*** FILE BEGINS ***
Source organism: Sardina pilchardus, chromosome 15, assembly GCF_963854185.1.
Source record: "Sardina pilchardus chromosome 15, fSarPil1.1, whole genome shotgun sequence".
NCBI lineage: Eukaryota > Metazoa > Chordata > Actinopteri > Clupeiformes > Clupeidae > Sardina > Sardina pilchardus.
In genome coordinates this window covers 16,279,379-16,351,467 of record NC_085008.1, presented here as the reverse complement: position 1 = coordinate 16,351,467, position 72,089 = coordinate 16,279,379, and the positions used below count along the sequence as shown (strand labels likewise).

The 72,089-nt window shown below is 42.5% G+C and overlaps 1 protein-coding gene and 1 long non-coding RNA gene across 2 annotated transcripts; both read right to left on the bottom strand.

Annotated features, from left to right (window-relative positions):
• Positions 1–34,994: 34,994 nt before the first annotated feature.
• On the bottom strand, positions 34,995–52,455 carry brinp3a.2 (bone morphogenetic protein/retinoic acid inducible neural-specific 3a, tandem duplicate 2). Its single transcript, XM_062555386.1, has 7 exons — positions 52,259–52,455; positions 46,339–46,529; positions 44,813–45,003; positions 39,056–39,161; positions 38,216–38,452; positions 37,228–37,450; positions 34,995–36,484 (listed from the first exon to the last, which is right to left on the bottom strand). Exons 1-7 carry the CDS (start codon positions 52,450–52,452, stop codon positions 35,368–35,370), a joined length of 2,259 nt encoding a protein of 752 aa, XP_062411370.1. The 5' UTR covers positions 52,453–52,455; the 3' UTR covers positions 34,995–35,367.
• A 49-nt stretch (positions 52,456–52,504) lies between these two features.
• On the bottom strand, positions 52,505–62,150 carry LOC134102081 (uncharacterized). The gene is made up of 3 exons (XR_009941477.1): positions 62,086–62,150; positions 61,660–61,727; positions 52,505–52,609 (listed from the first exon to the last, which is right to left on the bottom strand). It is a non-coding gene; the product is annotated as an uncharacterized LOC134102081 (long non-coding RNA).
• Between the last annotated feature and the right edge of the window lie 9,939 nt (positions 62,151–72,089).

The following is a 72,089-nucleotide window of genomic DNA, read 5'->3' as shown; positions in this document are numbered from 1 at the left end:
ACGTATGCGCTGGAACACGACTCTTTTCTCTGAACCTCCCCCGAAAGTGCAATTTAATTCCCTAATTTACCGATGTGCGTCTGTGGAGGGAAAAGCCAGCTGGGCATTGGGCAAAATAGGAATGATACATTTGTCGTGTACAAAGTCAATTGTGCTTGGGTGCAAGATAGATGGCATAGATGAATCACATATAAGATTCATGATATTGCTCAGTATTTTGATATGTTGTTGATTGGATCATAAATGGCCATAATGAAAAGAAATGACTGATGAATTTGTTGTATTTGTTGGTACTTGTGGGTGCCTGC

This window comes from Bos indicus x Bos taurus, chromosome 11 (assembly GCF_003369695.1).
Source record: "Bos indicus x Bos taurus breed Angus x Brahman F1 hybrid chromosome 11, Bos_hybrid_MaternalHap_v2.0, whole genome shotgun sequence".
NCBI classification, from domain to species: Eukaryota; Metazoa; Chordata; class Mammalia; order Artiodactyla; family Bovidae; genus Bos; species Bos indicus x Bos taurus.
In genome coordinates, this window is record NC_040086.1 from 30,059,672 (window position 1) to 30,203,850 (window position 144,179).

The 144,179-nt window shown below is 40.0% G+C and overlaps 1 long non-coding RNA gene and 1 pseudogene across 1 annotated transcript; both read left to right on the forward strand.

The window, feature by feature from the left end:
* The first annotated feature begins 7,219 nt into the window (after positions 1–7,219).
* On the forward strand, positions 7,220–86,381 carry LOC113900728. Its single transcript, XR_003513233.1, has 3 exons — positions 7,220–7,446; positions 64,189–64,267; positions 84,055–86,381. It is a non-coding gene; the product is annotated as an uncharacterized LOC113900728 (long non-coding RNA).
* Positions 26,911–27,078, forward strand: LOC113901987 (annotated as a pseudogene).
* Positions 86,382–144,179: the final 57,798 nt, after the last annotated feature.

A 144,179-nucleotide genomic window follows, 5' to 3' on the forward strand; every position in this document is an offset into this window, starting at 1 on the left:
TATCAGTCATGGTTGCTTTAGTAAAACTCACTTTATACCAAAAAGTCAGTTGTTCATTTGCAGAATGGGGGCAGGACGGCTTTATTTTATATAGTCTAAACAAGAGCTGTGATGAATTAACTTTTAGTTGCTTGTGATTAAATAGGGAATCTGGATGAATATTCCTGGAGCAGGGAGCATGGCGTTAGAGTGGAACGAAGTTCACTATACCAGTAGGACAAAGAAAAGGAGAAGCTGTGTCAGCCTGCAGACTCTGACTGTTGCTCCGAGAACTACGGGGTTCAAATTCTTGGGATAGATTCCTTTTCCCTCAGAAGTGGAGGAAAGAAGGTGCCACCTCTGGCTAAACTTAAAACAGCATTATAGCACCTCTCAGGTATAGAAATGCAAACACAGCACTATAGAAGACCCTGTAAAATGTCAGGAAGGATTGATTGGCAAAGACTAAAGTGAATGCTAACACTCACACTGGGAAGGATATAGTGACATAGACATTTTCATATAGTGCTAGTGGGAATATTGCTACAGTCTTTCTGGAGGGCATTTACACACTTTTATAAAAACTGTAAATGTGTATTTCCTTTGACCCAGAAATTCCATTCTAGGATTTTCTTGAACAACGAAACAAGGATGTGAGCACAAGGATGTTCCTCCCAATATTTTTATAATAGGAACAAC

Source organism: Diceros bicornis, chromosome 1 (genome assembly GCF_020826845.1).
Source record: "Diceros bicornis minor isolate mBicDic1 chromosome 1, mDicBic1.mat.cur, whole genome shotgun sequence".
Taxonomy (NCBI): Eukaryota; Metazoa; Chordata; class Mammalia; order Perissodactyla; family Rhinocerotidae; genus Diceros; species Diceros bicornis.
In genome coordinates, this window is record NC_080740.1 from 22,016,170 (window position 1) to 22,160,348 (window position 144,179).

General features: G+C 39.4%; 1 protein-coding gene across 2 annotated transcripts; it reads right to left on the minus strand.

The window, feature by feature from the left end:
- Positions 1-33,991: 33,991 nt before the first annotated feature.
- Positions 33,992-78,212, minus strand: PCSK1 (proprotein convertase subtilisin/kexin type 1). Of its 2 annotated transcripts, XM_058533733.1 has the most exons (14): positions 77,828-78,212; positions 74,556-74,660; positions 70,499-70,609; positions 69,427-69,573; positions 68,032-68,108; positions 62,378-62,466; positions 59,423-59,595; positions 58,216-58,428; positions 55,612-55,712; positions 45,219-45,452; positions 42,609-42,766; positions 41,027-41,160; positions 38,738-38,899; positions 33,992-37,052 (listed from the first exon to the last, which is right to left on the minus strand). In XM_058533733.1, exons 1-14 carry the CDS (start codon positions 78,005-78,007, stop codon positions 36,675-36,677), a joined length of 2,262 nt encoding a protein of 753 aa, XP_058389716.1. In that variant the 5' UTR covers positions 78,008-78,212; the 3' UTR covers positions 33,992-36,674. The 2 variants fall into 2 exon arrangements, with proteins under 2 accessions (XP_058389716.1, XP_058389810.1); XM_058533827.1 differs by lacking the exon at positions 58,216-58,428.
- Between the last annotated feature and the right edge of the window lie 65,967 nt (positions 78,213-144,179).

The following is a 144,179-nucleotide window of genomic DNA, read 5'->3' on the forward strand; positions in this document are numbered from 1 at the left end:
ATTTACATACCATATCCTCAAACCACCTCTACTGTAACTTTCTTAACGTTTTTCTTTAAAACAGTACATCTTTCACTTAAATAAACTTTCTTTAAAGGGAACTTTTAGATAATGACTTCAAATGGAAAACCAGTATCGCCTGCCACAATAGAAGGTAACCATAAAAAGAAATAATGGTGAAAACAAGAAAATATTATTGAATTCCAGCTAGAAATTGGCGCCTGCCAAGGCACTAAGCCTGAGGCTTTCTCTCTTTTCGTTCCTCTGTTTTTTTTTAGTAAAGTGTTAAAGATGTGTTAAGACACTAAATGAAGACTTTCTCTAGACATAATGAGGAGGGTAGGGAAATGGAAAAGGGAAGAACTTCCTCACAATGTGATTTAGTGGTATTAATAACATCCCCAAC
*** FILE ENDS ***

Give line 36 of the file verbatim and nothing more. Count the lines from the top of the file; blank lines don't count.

ATTTACATACCATATCCTCAAACCACCTCTACTGTAACTTTCTTAACGTTTTTCTTTAAAACAGTACATCTTTCACTTAAATAAACTTTCTTTAAAGGGAACTTTTAGATAATGACTTCAAATGGAAAACCAGTATCGCCTGCCACAATAGAAGGTAACCATAAAAAGAAATAATGGTGAAAACAAGAAAATATTATTGAATTCCAGCTAGAAATTGGCGCCTGCCAAGGCACTAAGCCTGAGGCTTTCTCTCTTTTCGTTCCTCTGTTTTTTTTTAGTAAAGTGTTAAAGATGTGTTAAGACACTAAATGAAGACTTTCTCTAGACATAATGAGGAGGGTAGGGAAATGGAAAAGGGAAGAACTTCCTCACAATGTGATTTAGTGGTATTAATAACATCCCCAAC